Monday, October 10, 2011

In Gothenburg We Don't Have VIP Lines

photo by Adeline Teh
Jens Lekman-"Waiting for Kristen

I saw Jens Lekman play at the Music Hall of Williamsburg on Sunday night, the first time I've seen him do a real show (I remember once going to see him do a DJ set and he briefly sang along to a few songs, and how I longed for more), and it was every bit as wonderful as I had hoped. Jens with his sweet face and his simple, charming Swedish ways, his anecdote about his missed opportunity to meet Kirsten Dunst when she was filming in Sweden, his sad and pretty pop songs, his nostalgia and innocence and broken-hearted wistfulness. 

Remarkable, how totally and completely Jens won the entire audience over, how his double encores were genuinely demanded, how engaged and happy everyone seemed throughout his entire set. And a moving, beautiful rendition of "Pocketful of Money" that featured the crowd on harmonies, and how perfect, for a room full of strangers to snap the beat and sing the same refrain--"I've been running with a heart on a fire" to the end of the song, to silence except for Jens's voice. 

And, for me, to hear his acoustic version of "Black Cab," a song I clung to on certain tearful drunken nights, with those opening notes and that familiar chorus, the disappointment and self loathing so prettily wrapped up, that sense of giving in, giving up, take me home or take me anywhere, to sing along and feel every bit of that, shivering pleasure and sadness all through me: that was bliss.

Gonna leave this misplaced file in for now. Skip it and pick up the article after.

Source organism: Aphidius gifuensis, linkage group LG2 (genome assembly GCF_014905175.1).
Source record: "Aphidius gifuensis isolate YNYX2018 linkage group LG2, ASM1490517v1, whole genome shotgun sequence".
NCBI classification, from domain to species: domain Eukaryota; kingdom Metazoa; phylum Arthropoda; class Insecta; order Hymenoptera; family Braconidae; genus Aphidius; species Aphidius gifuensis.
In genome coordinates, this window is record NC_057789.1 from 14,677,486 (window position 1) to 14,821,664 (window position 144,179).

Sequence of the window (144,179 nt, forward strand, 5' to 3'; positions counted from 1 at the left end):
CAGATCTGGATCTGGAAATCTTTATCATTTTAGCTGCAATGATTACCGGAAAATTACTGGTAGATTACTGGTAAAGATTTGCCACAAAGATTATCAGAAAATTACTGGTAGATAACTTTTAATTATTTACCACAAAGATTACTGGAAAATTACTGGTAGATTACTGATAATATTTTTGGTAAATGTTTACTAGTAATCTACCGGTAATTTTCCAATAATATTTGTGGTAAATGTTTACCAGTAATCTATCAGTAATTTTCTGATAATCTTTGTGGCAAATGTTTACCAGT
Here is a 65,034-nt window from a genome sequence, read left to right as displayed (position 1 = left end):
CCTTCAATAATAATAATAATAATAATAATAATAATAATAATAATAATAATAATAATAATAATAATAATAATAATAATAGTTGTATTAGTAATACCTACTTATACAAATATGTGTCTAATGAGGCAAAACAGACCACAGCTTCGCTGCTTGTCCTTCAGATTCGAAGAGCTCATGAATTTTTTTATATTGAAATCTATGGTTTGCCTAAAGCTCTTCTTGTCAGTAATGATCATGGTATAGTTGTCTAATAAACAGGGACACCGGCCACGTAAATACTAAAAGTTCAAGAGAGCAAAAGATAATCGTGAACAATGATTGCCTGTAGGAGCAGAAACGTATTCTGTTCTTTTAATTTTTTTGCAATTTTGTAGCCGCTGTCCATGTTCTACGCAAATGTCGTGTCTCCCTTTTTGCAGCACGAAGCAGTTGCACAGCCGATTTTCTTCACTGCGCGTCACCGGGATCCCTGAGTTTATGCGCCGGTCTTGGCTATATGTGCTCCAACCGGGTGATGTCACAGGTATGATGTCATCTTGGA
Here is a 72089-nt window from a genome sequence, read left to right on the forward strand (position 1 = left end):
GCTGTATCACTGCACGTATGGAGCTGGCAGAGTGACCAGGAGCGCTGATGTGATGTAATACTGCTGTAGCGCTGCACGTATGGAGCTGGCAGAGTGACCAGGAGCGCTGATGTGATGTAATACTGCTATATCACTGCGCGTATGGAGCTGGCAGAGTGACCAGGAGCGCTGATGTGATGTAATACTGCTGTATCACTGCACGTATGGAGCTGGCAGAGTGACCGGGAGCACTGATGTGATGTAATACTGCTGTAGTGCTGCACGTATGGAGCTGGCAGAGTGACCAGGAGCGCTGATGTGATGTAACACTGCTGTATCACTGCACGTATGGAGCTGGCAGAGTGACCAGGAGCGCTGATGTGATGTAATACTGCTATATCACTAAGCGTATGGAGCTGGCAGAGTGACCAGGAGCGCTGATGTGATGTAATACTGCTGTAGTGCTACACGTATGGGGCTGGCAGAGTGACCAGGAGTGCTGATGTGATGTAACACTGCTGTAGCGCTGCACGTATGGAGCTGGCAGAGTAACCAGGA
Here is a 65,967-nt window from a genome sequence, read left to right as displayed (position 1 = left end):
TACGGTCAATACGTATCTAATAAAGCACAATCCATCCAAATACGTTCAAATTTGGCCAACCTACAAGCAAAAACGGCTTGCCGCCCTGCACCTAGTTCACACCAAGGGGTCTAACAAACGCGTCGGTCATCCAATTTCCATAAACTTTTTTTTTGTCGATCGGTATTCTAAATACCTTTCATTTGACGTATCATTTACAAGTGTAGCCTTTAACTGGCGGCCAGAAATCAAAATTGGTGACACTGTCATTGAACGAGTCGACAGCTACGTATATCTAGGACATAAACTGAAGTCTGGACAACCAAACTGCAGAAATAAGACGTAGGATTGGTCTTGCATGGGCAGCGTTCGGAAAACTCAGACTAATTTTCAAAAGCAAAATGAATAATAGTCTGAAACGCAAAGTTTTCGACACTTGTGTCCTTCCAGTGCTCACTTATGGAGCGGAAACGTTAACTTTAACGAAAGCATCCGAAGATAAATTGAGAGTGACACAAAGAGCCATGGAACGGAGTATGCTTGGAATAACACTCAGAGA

Jens has a special place in my heart where very few artists inhabit. Sometimes I forget about him and then, on rediscovering a song when feeling sad, or when discovering his new EP for the first time, those sentiments of happy melancholy, of a dreamy nostalgia for a place I'd never been before surge up. Swedish winters, too big sweaters, love untainted by everything. I think that's a wonderful thing, to make even a cynic smile, to tug at the heart with that unfeigned, and yet, playful sadness. All woven through his cheerful melodies, as easy to sing and tap along to as it is to wretchedly feel. 

I waited for Jens after the show to give him a hug. He was with a shy, sweet looking lady friend, and perhaps he no longer feels the subtle aches of a broken heart. As for me, I hold on t  the same faint wish that, like Jens, I could remember every kiss like my first kiss. 

1 comment:

  1. It's been years since I last saw Jens but I remember just how he can draw an audience in. It's quite magical. Lucky you!

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